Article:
A red and green wagon drawn by 14 oxen pulled out of Cape Town on Saturday, opening celebrations marking the epic journey by Afrikaners fleeing British rule 150 years ago.
The wagon began its 1,800-mile, four-month journey north to the capital Pretoria - a recreation of the original Great Trek - amid an emotional outpouring of religion and patriotism at a ceremony to lauch the commemorative trek.But the prayers, songs and speeches masked deep divisions among South Africa's dominant Dutch-descended Afrikaners, which threaten to mar celebrations of a key event in their history.
Supporters of the extreme-right Conservative Party are boycotting the government-sponsored trek and plan to stage a rival version starting in October.
Thousands of Afrikaners, opposed to British rule, trekked out of the Cape Colony in the 1830s to start a new life in uncharted and inhospitable country to the north.
Political analysts say the 150th anniversary of the trek could turn into a tug-of-war for the hearts and minds of the Afrikaners, bitterly divided over the future of apartheid.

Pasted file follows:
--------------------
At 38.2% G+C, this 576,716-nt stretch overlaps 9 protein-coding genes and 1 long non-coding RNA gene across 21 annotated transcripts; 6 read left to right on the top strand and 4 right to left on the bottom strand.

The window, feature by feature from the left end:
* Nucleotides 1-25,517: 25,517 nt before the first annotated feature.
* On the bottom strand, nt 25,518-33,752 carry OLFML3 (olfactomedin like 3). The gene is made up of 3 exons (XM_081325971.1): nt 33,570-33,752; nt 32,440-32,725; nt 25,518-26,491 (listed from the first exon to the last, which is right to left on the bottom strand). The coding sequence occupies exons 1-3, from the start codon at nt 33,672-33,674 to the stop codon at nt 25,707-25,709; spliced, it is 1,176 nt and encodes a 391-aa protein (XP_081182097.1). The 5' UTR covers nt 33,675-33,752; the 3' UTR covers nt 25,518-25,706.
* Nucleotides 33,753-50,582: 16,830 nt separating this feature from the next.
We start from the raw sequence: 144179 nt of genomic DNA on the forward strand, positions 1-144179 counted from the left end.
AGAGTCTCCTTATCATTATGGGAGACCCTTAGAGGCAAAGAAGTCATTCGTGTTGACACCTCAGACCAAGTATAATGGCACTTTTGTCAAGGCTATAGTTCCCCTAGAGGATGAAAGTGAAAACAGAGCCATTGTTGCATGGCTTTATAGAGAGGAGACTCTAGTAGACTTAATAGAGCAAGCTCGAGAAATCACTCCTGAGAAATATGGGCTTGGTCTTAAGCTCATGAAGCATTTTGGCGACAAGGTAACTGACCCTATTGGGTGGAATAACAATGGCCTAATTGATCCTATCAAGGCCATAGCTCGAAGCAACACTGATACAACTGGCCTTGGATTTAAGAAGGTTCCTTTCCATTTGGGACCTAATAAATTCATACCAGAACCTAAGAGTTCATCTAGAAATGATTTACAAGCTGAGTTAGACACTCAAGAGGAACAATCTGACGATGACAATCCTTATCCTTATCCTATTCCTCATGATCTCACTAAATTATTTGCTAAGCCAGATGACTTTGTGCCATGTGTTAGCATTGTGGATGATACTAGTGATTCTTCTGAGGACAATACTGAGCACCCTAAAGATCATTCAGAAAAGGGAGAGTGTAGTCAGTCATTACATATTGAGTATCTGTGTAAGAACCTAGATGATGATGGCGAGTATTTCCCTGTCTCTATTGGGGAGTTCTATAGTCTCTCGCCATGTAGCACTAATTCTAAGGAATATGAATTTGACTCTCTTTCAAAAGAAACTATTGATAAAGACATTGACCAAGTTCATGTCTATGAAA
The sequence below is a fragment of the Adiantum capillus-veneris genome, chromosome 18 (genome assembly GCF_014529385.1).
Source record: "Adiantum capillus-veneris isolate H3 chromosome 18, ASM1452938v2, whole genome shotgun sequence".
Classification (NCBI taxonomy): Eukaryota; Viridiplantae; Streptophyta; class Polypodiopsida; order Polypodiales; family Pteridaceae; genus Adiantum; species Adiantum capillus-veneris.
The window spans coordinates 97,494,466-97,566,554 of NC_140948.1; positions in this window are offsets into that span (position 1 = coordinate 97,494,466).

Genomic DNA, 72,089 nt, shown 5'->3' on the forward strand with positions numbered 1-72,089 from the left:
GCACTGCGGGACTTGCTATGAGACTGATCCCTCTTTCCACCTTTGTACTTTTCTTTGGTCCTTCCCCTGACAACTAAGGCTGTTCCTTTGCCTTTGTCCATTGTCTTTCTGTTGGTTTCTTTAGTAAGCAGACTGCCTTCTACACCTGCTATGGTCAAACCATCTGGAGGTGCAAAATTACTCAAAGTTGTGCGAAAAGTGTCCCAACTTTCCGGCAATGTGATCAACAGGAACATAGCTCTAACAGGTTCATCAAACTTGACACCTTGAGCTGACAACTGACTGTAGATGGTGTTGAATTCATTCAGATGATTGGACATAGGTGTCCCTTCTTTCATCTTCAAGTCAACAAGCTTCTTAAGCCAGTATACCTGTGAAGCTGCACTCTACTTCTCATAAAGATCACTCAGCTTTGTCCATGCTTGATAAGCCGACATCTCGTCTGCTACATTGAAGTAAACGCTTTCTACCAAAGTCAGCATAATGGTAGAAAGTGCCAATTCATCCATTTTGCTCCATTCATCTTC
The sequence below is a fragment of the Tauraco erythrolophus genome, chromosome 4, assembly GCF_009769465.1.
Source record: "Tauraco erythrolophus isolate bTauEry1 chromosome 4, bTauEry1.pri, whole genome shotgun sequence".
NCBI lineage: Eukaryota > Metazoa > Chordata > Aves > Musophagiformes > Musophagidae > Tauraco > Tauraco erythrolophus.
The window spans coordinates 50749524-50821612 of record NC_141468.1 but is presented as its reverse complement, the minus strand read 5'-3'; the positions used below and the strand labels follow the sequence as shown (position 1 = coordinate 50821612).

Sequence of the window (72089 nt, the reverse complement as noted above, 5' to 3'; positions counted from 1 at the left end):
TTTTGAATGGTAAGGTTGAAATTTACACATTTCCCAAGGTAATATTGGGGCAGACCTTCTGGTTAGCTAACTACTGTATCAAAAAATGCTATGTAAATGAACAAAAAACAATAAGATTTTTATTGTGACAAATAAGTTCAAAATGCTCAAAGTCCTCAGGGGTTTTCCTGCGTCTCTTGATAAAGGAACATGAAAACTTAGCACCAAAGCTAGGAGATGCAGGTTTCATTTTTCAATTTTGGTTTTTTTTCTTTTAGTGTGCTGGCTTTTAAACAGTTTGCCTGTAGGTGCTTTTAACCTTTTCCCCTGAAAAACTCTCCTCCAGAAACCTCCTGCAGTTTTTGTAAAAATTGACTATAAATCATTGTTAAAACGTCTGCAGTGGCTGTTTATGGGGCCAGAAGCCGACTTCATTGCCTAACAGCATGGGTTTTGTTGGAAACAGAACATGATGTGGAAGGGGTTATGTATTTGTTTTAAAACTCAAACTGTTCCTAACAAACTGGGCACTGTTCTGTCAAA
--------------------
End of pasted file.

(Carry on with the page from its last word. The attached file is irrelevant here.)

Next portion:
The Conservative Party, which wants to roll back President P.W. Botha's cautious apartheid reforms, is rapidly gaining support among white voters.
"Today the Afrikaner is divided more seriously than ever before. Our culture is literally being divided in half," the administrator of Cape Province Gene Louw told the ceremony.
"We need leaders with the same trekker spirit and courage to lead South Africa forward."
Hundreds of whites, including many in 19th century costume, packed Cape Town's Civic Center for the launch ceremony.
After a few hitches, the brightly painted ox-wagon finally began its journey which will take it eastwards to Port Elizabeth and then north to Pretoria where it is due to arrive by December 16, the 150th anniversary of the Afrikaner victory over the Zulus at the battle of Blood River.